Proserv’s boss has literally come a long way since he graduated in 1982 with a mechanical engineering degree from an Australian university.
Top of his bucket list of projects yet to be accomplished is the hope that some day he can make the return journey Down Under by sailing boat.
But there are still plenty of goals to be achieved before then for David Lamont, 52, in his role as Proserv chief executive.
The Westhill energy-production technology service company has already passed a few key milestones since he took the helm in March 2011 after a brief spell as chief operating officer.
In January this year, Proserv said it would create up to 50 jobs in the north-east as a result of business growth and two months later it launched a new subsea test and assembly centre near Echt, in Aberdeenshire. The firm also celebrated the first apprentices completing its customised subsea-equipment service technician course.
Other recent developments have included Proserv unveiling next-generation subsea cutting equipment and securing contracts worth more than £6million for projects in the North Sea. In August, the firm said it was taking a 10-year lease on a new manufacturing and test site in Stavanger, Norway, after nearly doubling turnover in the past year to about £200million.
Mr Lamont said the company was still pursuing ambitious growth targets, adding: “We have continued to grow the business organically by 25%-30% a year and I don’t see that stopping.
“We are also always on the lookout for acquisition opportunities.”
The company’s workforce is also growing; it now employs more than 1,200 people globally, including about 350 in the north-east and a further 100 elsewhere in the UK.
Despite its size, Mr Lamont wants Proserv to behave more like a small company by remaining flexible and open to new ideas. Smaller businesses can often bring technical innovation to market quicker than big firms, he said, adding: “It is something we are conscious of and regularly remind ourselves that we need to have this flexibility.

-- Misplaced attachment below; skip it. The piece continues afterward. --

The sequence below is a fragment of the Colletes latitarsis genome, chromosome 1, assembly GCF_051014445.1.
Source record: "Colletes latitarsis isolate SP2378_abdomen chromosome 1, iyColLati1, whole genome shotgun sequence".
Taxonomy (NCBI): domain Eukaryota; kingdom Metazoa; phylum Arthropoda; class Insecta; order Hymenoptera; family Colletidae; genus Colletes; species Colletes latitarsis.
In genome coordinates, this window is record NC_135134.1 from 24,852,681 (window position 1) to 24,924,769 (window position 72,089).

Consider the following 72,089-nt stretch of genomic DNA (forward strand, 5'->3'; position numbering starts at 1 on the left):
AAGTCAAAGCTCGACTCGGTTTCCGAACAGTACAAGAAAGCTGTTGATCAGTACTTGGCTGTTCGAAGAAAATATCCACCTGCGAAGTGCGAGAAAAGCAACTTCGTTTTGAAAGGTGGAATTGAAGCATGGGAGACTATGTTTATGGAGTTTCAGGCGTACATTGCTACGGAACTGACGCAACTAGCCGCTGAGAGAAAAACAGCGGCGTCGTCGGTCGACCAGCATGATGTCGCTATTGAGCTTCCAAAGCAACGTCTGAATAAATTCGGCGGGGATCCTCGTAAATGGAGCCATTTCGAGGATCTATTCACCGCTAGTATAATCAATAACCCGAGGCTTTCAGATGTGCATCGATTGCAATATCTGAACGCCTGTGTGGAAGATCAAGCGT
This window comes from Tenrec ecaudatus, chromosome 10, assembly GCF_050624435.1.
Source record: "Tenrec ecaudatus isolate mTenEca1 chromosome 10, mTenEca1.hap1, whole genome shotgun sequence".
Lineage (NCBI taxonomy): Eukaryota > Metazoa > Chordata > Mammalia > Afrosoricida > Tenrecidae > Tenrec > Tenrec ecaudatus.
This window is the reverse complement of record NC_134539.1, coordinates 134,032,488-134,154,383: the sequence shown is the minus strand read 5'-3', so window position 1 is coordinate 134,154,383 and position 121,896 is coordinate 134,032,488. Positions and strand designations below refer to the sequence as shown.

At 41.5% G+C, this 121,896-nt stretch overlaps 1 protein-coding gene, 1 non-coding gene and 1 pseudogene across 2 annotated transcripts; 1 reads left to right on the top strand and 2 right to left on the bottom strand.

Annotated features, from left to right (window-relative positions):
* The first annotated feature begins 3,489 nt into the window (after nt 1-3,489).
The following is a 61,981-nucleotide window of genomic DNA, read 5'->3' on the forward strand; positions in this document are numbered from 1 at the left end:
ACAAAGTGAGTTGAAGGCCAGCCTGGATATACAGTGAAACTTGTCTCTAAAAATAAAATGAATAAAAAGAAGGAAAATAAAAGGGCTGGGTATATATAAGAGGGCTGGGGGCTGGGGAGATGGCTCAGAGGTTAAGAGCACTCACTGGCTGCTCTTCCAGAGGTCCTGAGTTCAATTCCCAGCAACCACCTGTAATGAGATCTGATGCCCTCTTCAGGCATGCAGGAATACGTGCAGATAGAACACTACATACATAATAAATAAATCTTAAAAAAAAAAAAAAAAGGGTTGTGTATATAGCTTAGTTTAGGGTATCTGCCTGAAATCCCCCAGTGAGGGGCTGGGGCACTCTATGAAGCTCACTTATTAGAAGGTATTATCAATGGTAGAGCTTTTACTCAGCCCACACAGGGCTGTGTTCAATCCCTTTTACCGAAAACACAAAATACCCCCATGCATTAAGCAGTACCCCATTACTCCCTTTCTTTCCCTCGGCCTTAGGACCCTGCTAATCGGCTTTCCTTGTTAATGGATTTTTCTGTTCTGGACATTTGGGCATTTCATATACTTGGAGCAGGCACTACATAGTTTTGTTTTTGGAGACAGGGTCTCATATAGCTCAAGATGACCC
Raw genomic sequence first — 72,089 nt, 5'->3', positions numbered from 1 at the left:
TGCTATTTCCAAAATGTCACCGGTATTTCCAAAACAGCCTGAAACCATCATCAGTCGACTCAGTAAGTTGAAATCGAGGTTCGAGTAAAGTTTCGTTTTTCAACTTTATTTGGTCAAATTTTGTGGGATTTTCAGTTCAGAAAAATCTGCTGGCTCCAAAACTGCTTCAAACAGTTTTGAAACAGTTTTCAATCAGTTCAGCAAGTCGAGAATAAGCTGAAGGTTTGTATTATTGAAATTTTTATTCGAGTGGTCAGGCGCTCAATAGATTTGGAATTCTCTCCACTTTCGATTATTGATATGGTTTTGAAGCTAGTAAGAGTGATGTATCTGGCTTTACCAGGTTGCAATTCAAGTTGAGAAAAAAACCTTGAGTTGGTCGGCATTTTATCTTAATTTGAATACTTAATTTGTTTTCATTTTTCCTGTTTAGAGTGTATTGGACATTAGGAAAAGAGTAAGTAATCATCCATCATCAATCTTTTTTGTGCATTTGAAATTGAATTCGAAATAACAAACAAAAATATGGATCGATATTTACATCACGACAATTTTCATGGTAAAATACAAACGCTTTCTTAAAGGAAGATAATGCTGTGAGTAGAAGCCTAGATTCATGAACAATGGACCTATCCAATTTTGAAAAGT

“It is important to stand back and think are we getting big and lazy, or are we still innovative and pushing forward and pushing boundaries?”
“Every day there are new challenges and new opportunities, and I would like to think that everyone at Proserv feels the same.
“Staying true to our values is important. It might sound trite but making sure we are a company people want to work for and making sure customers want to come back to us because they know a job will be done a certain way is crucial to how we work.”
The ambition is for Proserv to become the biggest small company in energy technology service.
It has built a reputation for innovation, particularly since its five constituent companies – Proserv Technology, Proserv Offshore, Hydrafit Subsea, Gilmore and Argus Subsea – were amalgamated under a single Proserv brand.
The group also includes a subsea-controls business, including facilities at Great Yarmouth, acquired from energy-service giant Weatherford International earlier this year. No cash changed hands but Weatherford now has a 26% stake in Proserv after the deal.
The majority shareholder is Intervale Capital, an energy-focused private-equity firm.
Proserv has a large global footprint, with 30 sites in 10 countries and customers in a further 10.
The international dimension to the business is reflected in its CEO’s career. Born and raised in Perth, Western Australia, Mr Lamont got a taste of the global oil and gas industry on a work placement in Burma with Schlumberger.
He rejoined Schlumberger after graduating from Western Australia University and his first assignment for the company saw him working offshore out of Aberdeen.
“It was pretty cold when I arrived,” he said, adding: “It was 35 degrees in Australia when I left on December 1, but Aberdeen was an exciting place and for a young man a good adventure.”
The UK is one of 10 countries he has lived and worked in over 18 years, including a spell as Vetco Gray’s president for the eastern region and subsea production systems.
Norwich is home now and he commutes from there to Aberdeen before rejoining wife Michelle and their three children, Kane, Madelaine and Louis, at weekends.
There is not a lot of spare time in his life but he is a keen swimmer and triathlete, completing his latest event in London just a few days ago.
Looking ahead to Proserv’s future, he is not sure exactly where the business will go but knows how he would like it to get there.
He said: “The ongoing evolution and readiness to adopt new technologies in some of the harshest environments makes us a special industry.
“We are on a journey which is guided by our core values and culture.
“There is an evolving business strategy and longer-term plans but as to where we get, I will look forward to sharing that when we are there.”